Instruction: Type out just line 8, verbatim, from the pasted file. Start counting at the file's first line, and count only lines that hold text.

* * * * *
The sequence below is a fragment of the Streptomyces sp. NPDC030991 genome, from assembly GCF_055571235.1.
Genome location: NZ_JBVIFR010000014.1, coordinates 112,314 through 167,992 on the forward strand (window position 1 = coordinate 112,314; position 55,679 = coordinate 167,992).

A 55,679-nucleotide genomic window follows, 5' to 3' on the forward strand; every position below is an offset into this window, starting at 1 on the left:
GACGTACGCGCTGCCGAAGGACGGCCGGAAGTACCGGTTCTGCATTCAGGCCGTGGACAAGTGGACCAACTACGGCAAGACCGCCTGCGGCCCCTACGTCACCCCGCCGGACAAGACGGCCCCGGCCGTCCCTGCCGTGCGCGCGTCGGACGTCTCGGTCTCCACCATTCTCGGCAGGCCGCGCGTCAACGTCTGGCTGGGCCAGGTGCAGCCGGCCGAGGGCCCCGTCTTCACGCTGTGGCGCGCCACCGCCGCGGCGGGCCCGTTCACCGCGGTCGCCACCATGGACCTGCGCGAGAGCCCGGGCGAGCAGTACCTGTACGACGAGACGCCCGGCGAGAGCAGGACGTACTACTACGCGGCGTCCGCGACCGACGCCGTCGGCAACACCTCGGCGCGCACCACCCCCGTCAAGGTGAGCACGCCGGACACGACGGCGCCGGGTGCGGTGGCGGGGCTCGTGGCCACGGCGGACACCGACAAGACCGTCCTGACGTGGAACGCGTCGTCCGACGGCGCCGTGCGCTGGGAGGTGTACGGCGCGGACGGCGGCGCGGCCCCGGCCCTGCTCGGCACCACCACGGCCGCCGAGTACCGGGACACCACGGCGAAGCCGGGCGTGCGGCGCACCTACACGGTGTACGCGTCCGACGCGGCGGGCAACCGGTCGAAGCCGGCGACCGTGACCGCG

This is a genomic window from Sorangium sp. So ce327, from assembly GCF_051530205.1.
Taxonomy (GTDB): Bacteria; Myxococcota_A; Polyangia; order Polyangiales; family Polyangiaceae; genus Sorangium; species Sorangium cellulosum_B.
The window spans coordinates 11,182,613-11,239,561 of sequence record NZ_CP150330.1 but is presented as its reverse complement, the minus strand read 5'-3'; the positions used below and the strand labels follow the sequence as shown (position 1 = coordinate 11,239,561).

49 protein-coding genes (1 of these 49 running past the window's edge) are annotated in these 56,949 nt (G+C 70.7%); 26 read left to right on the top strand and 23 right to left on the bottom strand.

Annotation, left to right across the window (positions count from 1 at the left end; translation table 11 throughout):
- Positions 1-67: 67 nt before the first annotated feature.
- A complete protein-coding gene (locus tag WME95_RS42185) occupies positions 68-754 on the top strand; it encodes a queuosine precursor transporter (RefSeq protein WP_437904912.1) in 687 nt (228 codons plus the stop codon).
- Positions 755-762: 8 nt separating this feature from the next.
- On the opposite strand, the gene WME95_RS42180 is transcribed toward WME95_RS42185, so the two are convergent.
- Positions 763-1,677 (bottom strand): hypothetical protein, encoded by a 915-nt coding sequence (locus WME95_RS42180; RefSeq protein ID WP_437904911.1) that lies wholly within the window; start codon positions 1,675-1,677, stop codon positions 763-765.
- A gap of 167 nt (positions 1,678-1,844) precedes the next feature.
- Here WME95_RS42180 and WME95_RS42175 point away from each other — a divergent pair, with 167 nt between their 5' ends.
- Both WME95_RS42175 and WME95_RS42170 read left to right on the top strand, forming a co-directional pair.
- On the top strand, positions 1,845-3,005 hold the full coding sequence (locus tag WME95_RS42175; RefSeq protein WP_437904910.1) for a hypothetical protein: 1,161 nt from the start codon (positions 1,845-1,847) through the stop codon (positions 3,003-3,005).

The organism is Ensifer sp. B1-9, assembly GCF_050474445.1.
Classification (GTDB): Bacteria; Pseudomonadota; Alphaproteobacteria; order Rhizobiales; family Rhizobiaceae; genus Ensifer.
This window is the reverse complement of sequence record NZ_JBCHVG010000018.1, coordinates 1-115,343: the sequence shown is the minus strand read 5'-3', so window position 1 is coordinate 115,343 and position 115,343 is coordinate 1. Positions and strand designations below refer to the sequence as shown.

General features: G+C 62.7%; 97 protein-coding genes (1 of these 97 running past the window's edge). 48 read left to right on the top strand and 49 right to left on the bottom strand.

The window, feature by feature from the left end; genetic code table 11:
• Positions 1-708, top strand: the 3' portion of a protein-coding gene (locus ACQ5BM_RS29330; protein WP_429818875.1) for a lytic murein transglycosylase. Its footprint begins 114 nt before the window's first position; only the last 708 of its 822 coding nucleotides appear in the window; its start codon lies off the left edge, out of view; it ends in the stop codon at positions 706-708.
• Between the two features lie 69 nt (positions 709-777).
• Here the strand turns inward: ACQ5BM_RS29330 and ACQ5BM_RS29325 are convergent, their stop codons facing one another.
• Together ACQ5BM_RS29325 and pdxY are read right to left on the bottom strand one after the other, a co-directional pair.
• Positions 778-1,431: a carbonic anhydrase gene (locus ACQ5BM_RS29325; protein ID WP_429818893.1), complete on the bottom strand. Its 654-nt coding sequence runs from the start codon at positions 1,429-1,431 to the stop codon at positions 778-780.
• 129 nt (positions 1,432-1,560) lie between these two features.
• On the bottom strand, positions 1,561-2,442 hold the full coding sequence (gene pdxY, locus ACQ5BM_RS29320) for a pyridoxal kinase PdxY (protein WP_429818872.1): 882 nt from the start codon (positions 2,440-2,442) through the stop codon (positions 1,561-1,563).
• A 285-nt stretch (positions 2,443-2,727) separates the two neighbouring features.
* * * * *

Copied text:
49 protein-coding genes (1 of these 49 running past the window's edge) are annotated in these 56,949 nt (G+C 70.7%); 26 read left to right on the top strand and 23 right to left on the bottom strand.